help mcmcsum-------------------------------------------------------------------------------

Title

mcmcsum-runmlwinpostestimation - MCMC summary statistics and plots

mcmcsumin parameter mode

mcmcsumparameter_list[if] [in] [,optionsgetchains]

mcmcsumin variable mode

mcmcsumvarlist[if] [in] [,options]variables

optionsDescription ------------------------------------------------------------------------- Parameter mode only optionsgetchainssave the MCMC parameter chains from the currentrunmlwinestimation results as variables in the current data setVariable mode only options

variablesreads the data from the variables currently in memory instead of the current estimation resultsMain

sqrtbase MCMC summary statistics on square rooted MCMC chainseformbase MCMC summary statistics on exponentiated MCMC chainsmodereport MCMC chain modes rather than meansmedianreport MCMC chain medians rather than meanszratioreport classical z-ratios and p-valueslevel(#)set credible level; default is level(95)width(#)parameter/variable width; default iswidth(12)detaildisplay additional MCMC statisticsGraphics

trajectoriestrajectory plot for each MCMC chaindensitieskernel density plot for each MCMC chainfivewaytrajectory, kernal density, ACF, PACF, and MCSE plots for a single chosen MCMC chainAdvanced options

thinning(#)specifies that thinning every # iterations was used when storing the MCMC chains -------------------------------------------------------------------------

mcmcsumis a postestimation command forrunmlwin.mcmcsumcalculates and displays a variety of MCMC summary statistics and plots. These statistics and plots can be based on either the currentrunmlwinestimation results or the variables currently in memory.

+-----------------------------+ ----+ Parameter mode only options +--------------------------------------

getchainssave the MCMC parameter chains from the currentrunmlwinestimation results as variables in the current data set. Note this will overwrite the current data set.

+----------------------------+ ----+ Variable mode only options +---------------------------------------

variablesreads the data from the variables currently in memory instead of the current estimation results. The latter is useful if the MCMC chains have been saved to disk.

+------+ ----+ Main +-------------------------------------------------------------

sqrtbase MCMC summary statistics on square rooted MCMC chains. This is useful for MCMC variance parameter chains.

eformbase MCMC summary statistics on exponentiated MCMC chains. This is useful for parameters fitted on the log-odds and log scales (i.e. multilevel logit and poisson models).

modereports the modes of the MCMC chains rather than the means.

medianreports the medians of the MCMC chains rather than the means.

zratioreports classical z-ratios and p-values (i.e. under the assumption that the chains are normally distributed)

level(#)set credible level; default islevel(95).

width(#)parameter/variable width; default iswidth(12).

detaildisplay additional MCMC statistics including various percentiles, the Raftery Lewis statistics and the Brooks Draper statistic.

+----------+ ----+ Graphics +---------------------------------------------------------

trajectoriesdisplay a trajectory plot for each MCMC chain.

densitiesdisplays a kernel density plot for each MCMC chain.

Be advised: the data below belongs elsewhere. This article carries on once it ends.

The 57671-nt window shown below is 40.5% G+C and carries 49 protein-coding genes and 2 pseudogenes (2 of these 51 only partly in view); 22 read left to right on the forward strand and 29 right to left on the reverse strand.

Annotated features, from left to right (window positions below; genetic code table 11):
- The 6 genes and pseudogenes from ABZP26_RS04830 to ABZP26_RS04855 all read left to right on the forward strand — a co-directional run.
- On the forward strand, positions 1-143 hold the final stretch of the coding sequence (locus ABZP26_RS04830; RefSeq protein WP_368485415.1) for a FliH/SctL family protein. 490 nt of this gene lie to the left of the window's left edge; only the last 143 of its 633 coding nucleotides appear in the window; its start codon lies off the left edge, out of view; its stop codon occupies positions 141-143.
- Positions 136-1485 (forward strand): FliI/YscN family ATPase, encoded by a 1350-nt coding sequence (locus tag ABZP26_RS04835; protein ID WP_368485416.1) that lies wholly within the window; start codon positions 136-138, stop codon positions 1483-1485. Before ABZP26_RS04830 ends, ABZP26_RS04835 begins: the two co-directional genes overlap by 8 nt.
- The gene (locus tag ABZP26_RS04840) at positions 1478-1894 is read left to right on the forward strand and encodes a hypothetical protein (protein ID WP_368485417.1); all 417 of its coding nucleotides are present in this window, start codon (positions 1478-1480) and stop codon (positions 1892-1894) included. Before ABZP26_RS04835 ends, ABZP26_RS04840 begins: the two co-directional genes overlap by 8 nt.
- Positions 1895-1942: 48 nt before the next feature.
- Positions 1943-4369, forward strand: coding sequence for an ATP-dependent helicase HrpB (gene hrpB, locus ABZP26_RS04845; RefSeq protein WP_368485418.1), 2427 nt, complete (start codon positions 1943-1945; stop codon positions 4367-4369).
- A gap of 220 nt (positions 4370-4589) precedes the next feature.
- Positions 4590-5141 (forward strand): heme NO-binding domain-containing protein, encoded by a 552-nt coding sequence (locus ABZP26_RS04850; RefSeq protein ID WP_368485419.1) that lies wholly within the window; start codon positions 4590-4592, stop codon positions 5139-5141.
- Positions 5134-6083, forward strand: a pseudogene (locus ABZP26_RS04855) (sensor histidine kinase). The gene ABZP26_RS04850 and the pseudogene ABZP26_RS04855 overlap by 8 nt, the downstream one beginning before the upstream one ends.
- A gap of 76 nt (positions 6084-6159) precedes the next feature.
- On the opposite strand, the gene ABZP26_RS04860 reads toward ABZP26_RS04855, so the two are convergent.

fivewaydisplays a five-way plot containing the MCMC trajectory plot, kernel density plot, ACF plot, PACF plot, and MCSE plot for the chosen MCMC chain. The trajectory and kernel density plots are as described above. Note that only one MCMC chain can be specified when using this option.

+------------------+ ----+ Advanced options +-------------------------------------------------

thinning(#)specifies that thinning every # iterations was used when storing the MCMC chains.

Remarks are presented under the following headings:

Remarks on referencing specific parameters when using parameters mode Remarks on referencing specific parameters when using variables mode Remarks on MCMC summary statistics Remarks on MCMC plots

Remarks on referencing specific parameters when using parameters modeYou can find the names assigned to parameters by

runmlwinusing thematlist e(b)command. For example, if your model contains the parameter FP1:cons, you would refer to this as [FP1]cons. Similarly, the parameter RP2:var(cons) would be referred to as [RP2]var(cons). See theExamplessection for an example.

Remarks on referencing specific parameters when using variables modeAn alternative to referencing the parameters in the current

runmlwinestimation results is to use thegetchainsoption to save these parameter chains as variables in the current data set. Note this will overwrite the current data set. For example, if your model contains the parameter FP1:cons, this would be saved as the variable FP1_cons in your current data set. Similarly, the parameter RP2:var(cons) would be saved as RP2_var_cons_. See theExamplessection for an example.

Remarks on MCMC summary statistics

mcmcsumcalculates and displays a variety of MCMC summary statistics.(1) The chain mean (posterior mean). This gives the parameter point estimate.

(2) The MCSE of this mean. The MCSE will decrease as the chain length is increased.

(3) The chain standard deviation. This gives the parameter standard error.

(4) The chain mode.

(5) The proportion of chain values of the opposite sign to the chain mean.

(6) The proportion of chain values of the opposite sign to the chain mode.

(7) The proportion of chain values of the opposite sign to the chain median.

(8) The 0.5th, 2.5th, 5th, 25th, 50th, 75th, 95th, 97.5th, and 99.5th quantiles. The 2.5th and 97.5th quantiles give the 95% Bayesian credible interval. This is equivalent to a 95% confidence interval in maximum likelihood. Unlike maximum likelihood, this is not based on a normal sampling distribution assumption.

(9) The thinned chain length.

(10) The Effective Sample Size (ESS) gives an estimate of the equivalent number of independent iterations that the chain represents. The ESS will typically be less than the number of actual iterations because the chain is positively autocorrelated (it is a Markov chain).

(11) Brooks-Draper (mean): This statistic is based on the mean of the distribution. It is used to estimate the length of chain required to produce a mean estimate to 2 significant figures with a given accuracy.

(12) Raftery-Lewis (quantile): This statistic is based on the 2.5th and 97.5th quantiles of the posterior distribution (i.e. the 95% credible interval). It is used to estimate the length of chain required to estimate the boundaries of the 95% credible interval to a given accuracy.